Detroit Leading U.S. Development of New Vehicle-to-Grid Technology

9/25/12Follow @XconomyDET

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the day-ahead market, where a price is set according to a forecasts of demand.

A power generator meets about 99 percent of actual demand, but needs others to help it meet that last 1 percent at any moment. The opportunity to make a lot of money, Woodruff says, comes when demand spikes and third-party providers—typically large coal plants—bid by the hour to provide energy to fill the power demand.

For this last 1 percent, a power generator pays anywhere from double to four times the rate at which it sells electricity to its customers. Woodruff estimates that this is potentially a $10 billion market.

REV Technologies’ vision is something called Intelligent Charge Control, which involves harnessing a fleet of at least 100,000 electric vehicles and, in response to signals from the grid operators, taking energy out of the grid or putting energy into it.

“One vehicle’s battery doesn’t generate enough power to give back to the grid—it only works if you have thousands of cars and someone centrally making decisions about energy management,” Woodruff says.

It takes coal-fired plants a long time to ramp up or down in response to demand, so grid operators end up contracting more plants to participate than are needed just to make sure they’re covered. Woodruff says a large volume of vehicles can respond much quicker and with more precision than coal plants.

The issue, of course, is that you need a lot of cars to make the process work, and consumers just aren’t buying a lot of electric cars yet. But Woodruff is optimistic, and is betting big that it’s only a matter of time until that changes.

“I think the evolution of electric vehicles will parallel the Internet,” he explains, noting that the cost of microchips was once high enough that it wasn’t feasible for most consumers to own a home computer. “Non-tactical U.S. government vehicles will get converted from gas to electric as they are replaced, which will help stimulate the market.”

Haukur Asgeirsson, DTE Energy’s power systems technologies manager, says utility companies are definitely interested in REV Technologies’ concept. But he points out that there will have to be regulatory and safety standards in place—a bureaucratic process that he estimates will take about 10 years to play out, and that’s only assuming the value proposition has been proven and a large volume of electric vehicles are in place.

A123 Systems, for its part, says that since it plays on both the grid energy storage and automotive sides of battery deployment, it’s potentially interested as well. “Any multiple use of our batteries is of interest to us, but it’s hard to say what the monetary value is,” says Les Alexander, general manager for the Government Solutions Group at A123.

Gauthier also acknowledges that we’re probably at least five years away from the REV Technologies model of capturing and selling V2G technology, and one potential downside is uncertainty about how V2G applications would affect the life of a battery. NextEnergy hopes to start the first phase of its V2G Commerce program by the end of the month, with the tests running through the middle of 2013.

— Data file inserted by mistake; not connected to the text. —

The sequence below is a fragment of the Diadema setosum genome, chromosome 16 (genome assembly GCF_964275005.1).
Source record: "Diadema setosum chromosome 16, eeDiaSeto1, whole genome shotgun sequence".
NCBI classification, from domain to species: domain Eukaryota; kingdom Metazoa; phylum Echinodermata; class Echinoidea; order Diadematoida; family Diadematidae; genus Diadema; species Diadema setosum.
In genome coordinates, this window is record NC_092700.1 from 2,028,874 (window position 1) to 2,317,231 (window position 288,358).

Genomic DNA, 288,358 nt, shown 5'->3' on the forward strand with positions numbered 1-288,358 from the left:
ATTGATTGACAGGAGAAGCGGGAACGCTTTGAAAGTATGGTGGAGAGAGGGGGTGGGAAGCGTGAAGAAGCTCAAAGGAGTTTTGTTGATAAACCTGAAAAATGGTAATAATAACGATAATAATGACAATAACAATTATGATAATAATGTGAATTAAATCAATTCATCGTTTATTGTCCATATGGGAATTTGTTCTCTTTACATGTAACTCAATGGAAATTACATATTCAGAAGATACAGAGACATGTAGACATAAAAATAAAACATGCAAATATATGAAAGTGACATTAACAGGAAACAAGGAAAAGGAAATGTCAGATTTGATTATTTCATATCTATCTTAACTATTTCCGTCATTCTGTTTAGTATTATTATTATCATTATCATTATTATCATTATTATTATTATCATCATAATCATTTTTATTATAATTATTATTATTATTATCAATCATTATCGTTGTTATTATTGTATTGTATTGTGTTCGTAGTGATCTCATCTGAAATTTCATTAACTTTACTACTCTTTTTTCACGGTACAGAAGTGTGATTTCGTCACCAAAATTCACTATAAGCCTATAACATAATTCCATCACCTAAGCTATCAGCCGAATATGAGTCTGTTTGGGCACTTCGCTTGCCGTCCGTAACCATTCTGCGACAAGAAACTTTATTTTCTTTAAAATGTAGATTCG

For phase two, Gauthier says more money will be needed to include more vehicles as NextEnergy figures out how to integrate its V2G charging technology with telecommunications systems, allowing customers to potentially use their smartphones to adjust their battery subscription preferences.

Gauthier also points out that though U.S.-based projects like Detroit’s V2G Commerce are making progress, Europe is “just a little further along.” Still, NextEnergy is far enough ahead on V2G that it was invited to be a lead speaker regarding the potential for V2G at the National Association of Regulatory Utility Commissioners summer meetings in Portland, OR, last month. “This isn’t just Michigan and the United States—this is global,” he adds. “We’re sharing lessons learned back and forth.”

That V2G has multibillion-dollar implications on a global scale is precisely why REV Technologies is betting big on it—and why it could be a coup for Michigan, which has suffered from America’s economic slump perhaps more acutely than any other state.

“This is probably a ways off,” Gauthier cautions, estimating that a fleet application for V2G is still three to five years away. “We need a certain scale of electric vehicles to be out there and right now it doesn’t exist. But if there’s a value proposition for enough people involved, a market will be created.”

Sarah Schmid is the editor of Xconomy Detroit. You can reach her at 313-570-9823 or sschmid@xconomy.com. Follow @XconomyDET

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  • ngmdisqus

    As a battery engineer I still don’t get the case behind this. The financial incentives would have to be pretty good to entice a consumer to discharge their vehicle in the name of the grid and add wear and tear (mileage) to their battery.

  • garyg

    ngmdisqus – You’ve hit the primary question on the head – even if the technology does owrk is there a real business case for the vehicle owner to make any money on the transaction that is why we have named the project – V2G Commerce. There will need to be a balance of V2G value against any impact on the battery, which we are also assessing.